In announcing the original plan, Florida Gov. Charlie Crist praised the Foundation and its allies for their ongoing commitment to save the natural wonder that is the Everglades. “Their role could not be overstated,” Crist said. “It was incredibly significant and terribly important all along the way, giving me advice…I’m enormously grateful to the environmental community. Without them we wouldn’t be here today.” But while the U.S. Sugar Corp. plan represents a giant step forward for Everglades restoration, it is not a cure-all.

Sugar canes grown in the EAA

“The U.S. Sugar transaction is good news because it gets at two problems,” says Van Lent. “It provides land to clean the water and to provide for the water supply. Now we can present a plan that’s very straightforward and people can see how it solves their problems. It’s made a solution much more understandable to people. “But it’s not a solution for taking out the dams that are blocking the flow south,” Van Lent warns. “There are a number of dams that inhibit water flow throughout the Everglades ecosystem south of Lake Okeechobee. We can probably safely remove these.”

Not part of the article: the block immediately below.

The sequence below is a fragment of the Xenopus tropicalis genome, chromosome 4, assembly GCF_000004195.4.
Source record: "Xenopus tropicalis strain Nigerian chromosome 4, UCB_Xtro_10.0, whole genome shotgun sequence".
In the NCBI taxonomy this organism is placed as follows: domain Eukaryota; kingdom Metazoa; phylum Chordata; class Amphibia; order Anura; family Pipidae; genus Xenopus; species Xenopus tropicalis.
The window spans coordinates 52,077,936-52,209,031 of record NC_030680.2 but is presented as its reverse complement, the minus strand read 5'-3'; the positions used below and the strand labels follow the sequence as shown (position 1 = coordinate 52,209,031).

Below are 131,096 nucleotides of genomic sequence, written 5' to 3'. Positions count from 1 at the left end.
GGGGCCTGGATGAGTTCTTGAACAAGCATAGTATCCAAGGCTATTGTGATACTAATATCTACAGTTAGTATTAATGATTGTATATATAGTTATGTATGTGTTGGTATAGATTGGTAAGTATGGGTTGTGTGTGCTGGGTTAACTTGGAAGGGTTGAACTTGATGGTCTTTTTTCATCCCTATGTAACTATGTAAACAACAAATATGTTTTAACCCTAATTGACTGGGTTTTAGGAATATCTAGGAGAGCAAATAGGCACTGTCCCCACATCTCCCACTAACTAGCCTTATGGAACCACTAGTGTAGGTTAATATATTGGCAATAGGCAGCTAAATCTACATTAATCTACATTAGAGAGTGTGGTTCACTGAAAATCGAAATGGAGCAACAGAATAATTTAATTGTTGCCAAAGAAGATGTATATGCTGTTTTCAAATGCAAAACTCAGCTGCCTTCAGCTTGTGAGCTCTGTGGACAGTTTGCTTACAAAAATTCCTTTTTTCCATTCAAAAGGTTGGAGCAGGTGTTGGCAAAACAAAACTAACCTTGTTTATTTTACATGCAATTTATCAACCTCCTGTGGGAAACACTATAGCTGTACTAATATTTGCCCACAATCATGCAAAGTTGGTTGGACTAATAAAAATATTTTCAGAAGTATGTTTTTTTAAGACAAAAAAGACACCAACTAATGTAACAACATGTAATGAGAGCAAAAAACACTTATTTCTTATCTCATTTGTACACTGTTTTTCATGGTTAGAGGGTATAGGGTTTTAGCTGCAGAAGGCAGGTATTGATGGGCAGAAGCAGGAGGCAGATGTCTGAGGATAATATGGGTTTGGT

The Tamiami Trail, which links Miami and Tampa, is one of those dams, and steps are being taken to alleviate that problem. In December 2009, an $81 million project to replace a mile-long stretch of the Trail broke ground. The bridge, to be constructed about a mile west of Krome Avenue, will allow water to flow freely into Everglades National Park for the first time since the Trail was constructed in the 1920s. Also moving ahead is the C-111 N. Spreader Canal project, which will correct the flow of fresh water to Florida Bay.

“We need to restore the function of the Everglades, so when it gets dry, we still are able to manage water resources effectively to satisfy the needs of man and nature,” says Van Lent.

A new solution is on the Horizon: Article The Town Cryer Wellington